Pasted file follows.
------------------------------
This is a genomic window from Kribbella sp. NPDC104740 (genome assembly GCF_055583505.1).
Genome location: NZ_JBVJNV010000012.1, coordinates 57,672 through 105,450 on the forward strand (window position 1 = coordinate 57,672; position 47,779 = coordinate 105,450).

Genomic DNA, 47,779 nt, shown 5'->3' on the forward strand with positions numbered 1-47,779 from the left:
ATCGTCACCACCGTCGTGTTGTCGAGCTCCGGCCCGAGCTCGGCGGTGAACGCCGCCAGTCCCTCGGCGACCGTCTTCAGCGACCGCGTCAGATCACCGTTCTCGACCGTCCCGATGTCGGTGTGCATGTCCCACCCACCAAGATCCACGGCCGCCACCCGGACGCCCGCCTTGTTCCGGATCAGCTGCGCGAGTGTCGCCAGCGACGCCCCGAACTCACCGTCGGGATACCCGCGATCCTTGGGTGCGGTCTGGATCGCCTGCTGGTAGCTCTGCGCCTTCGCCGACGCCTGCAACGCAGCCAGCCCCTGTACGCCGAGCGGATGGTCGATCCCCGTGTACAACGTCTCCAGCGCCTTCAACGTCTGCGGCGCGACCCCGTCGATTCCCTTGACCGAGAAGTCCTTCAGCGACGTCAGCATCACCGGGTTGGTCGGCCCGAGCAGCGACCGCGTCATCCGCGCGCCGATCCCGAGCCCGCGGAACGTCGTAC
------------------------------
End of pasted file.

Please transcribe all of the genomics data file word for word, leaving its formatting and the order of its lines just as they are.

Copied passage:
This is a genomic window from Kribbella sp. NPDC104740 (genome assembly GCF_055583505.1).
Genome location: NZ_JBVJNV010000012.1, coordinates 57,672 through 105,450 on the forward strand (window position 1 = coordinate 57,672; position 47,779 = coordinate 105,450).

Genomic DNA, 47,779 nt, shown 5'->3' on the forward strand with positions numbered 1-47,779 from the left:
ATCGTCACCACCGTCGTGTTGTCGAGCTCCGGCCCGAGCTCGGCGGTGAACGCCGCCAGTCCCTCGGCGACCGTCTTCAGCGACCGCGTCAGATCACCGTTCTCGACCGTCCCGATGTCGGTGTGCATGTCCCACCCACCAAGATCCACGGCCGCCACCCGGACGCCCGCCTTGTTCCGGATCAGCTGCGCGAGTGTCGCCAGCGACGCCCCGAACTCACCGTCGGGATACCCGCGATCCTTGGGTGCGGTCTGGATCGCCTGCTGGTAGCTCTGCGCCTTCGCCGACGCCTGCAACGCAGCCAGCCCCTGTACGCCGAGCGGATGGTCGATCCCCGTGTACAACGTCTCCAGCGCCTTCAACGTCTGCGGCGCGACCCCGTCGATTCCCTTGACCGAGAAGTCCTTCAGCGACGTCAGCATCACCGGGTTGGTCGGCCCGAGCAGCGACCGCGTCATCCGCGCGCCGATCCCGAGCCCGCGGAACGTCGTAC